Then on the Tuesday Ed Milliband had used his conference speech to tell people the small businessman Arthur Henderson whose firm had been let down by the banks and the financial institutions. Bank are there he noted to serve business it is not the other way round. This echoes strongly opinions and discussions already taking place in the City among institutions themselves about where it all went wrong and what they need to do to fix it.
In the evening it was the turn of the Labour Small Business Forum. The Forum is a network of Labour members and supporters who work for themselves or in a small business and we held our fringe meeting and invited speakers to come and talk with us. Instead of being external organisation coming to talk to Labour the idea of the forum is for us to talk about small business ourselves as we are the party of small business. The distinction is that instead of small business coming to the party to talk to the members to raise issues, we the network and members ask them to discuss with us. The distinction between the two positions may sound small but it is important. The aim of the Labour Small Business Forum is that Labour if is to become the party for small business, it needs to be the party OF small business. Which means that we need to organise the thousands of people in the party working for or in small firms or as self-employed.
We had the best small business line up at conference. After my introduction in which I stressed the importance of modernising the way we work and supporting emerging firms and freelance working, John Walker the national chairman of the Federation of Small Business picked up on my comments about IR35 and agreed that it was a complicated and unwieldy tax that has not been resolved and was a bar for going into business. He reiterated the familiar problems that small businesses have with getting hold of finance from the banks. Confidence in financial institutions is a problem and he made reference to the mis-selling of interest rate swaps to many of his members. This chimed with what Ed had said during his speech. As a policy call he suggested that it was hard for small firms to initially grow and take on people and suggested offering an NI holiday to firms that did this.
He was followed by Dr Jo Twist of the UKIE (the trade association for the UK’s games industry), her points neatly dovetailed with his as she talked about the phenomena of crowdfunding which was a way that investors could lend to companies directly using the internet as a platform and thereby circumnavigating the banks. Which the chair noted that commentators saying that pouring subsidy into banking may end up destroying this new innovation’. Jo explained how in the USA they have passed the JOBS Act which makes it easier for this sort of lending to take place and now places like Silicon Valley are a light with such funding. She said the FSA need s to make similar allowances in the UK. She had discussed this recently with Harriet Harman at a round table session. The other issue have for their members and the growing number of small micro-firms that start in the games is the training and skills and they have lobbied successfully to reintroduce coding into the curriculum at school. So people will not only know how to use WORD but could write one too. Her policy call was to offer to collaborate with Labour in delivering an excellent technical baccalaureate.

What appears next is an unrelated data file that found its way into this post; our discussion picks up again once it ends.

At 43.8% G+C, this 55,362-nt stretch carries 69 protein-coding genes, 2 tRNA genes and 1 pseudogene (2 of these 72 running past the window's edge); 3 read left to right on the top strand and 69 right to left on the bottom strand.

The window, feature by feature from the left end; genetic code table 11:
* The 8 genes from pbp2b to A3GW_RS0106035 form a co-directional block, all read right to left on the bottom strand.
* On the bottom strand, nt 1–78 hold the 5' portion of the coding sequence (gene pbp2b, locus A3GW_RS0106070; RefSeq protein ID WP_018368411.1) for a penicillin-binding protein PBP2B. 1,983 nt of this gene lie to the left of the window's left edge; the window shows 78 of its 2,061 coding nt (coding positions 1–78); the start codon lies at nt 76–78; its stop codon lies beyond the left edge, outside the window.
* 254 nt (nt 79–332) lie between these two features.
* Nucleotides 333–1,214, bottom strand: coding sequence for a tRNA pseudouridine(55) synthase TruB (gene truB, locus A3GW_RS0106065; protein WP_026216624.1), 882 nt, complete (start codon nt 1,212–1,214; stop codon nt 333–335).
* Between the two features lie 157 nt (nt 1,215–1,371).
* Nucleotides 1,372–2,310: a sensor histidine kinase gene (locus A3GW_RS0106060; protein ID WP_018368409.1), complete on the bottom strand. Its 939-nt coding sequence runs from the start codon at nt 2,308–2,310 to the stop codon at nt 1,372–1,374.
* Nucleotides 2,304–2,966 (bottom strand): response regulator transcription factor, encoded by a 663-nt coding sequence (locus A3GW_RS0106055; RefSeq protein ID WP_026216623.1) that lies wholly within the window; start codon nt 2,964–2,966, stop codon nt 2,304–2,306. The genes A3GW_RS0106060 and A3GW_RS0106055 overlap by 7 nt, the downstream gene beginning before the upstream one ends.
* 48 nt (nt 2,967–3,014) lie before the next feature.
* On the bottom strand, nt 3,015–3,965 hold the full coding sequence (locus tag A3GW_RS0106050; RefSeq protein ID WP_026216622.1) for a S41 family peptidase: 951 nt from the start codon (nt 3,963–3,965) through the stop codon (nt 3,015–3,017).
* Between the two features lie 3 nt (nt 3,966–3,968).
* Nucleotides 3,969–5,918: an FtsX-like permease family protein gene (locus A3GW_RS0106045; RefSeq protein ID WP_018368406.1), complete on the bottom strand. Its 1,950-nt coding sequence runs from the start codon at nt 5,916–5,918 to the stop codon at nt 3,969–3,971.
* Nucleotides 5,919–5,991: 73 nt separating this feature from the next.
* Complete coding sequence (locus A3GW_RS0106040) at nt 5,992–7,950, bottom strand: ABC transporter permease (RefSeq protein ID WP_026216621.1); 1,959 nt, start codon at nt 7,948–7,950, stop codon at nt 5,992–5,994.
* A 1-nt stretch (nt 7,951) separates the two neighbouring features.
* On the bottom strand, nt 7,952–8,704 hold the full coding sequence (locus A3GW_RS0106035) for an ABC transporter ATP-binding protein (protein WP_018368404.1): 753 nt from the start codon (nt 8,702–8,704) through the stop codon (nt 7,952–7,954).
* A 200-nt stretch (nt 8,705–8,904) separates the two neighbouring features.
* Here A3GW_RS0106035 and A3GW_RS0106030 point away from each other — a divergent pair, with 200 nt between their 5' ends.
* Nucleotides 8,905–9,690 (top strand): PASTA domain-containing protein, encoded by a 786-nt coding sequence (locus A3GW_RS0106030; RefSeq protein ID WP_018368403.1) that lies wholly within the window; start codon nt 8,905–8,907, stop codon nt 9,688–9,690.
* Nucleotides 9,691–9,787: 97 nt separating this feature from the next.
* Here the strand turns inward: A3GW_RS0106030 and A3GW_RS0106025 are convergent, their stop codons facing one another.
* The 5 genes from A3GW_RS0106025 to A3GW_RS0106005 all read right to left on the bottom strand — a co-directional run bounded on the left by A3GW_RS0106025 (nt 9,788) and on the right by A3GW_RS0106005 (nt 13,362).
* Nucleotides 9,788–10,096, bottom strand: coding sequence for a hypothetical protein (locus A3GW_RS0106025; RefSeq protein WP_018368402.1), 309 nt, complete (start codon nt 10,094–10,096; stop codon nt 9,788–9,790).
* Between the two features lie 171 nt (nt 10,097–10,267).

Following on the theme of innovation was RichardLittle from the PPMA. Richard who has a manufacturing background whose success comes in part from design and development talked about the need for Britain to celebrate its status as a nation of inventors and innovators, rather than being embarrassed by it. He suggested also a scheme whereby people could sign over unwanted patents to the state as an endowment and also for Government to make it easy to take advantage of new inventions and innovations in places like the NHS. He said he would know we were successful when we started putting up statues to inventors again, like the one for Greathead near Bank Station in London.
Emily Thomas, who had been a special advisor at the Treasury and the DTi talked about the difficulties in setting employee owned business and the amount of bureaucracy that is in involved. She noted that only 14-15% of entrepreneurs are women and we need to do something to level the playing field so women can go into business. She noted that women are often suited to business as it can offer flexibility. Discussions noted that it was also about modernising both tax and public services too so they work for the 21st century. She noted that Government spends billions of pounds each year on procurement and needs to do more to ensure that more of these contracts go to small firms.
In answer to the other panellist Shadow Minister Toby Perkins MP, who had run his own firm before entering Parliament acknowledged the concerns raised by the other speakers and was interested in the points raised by Richard Little on patents. He pledged that Labour would support
Vince Cable's plans for a British Investment bank, though he suspected that the coalition may not complete delivery of it but Labour would finish off when re-elected. He noted the importance of skills and the technical baccalaureate and welcomed Jo Twists discussions about crowdfunding. He noted too the diversity of ownership but the need to encourage and support more enterpreneurs (as he had been himself).
The meeting rounded off with a number of questions from the audience whose number now included Chris Leslie MP who came to listen and seemed also pleased at the enthusiasm and passion that the meeting was showing for small business and Labour.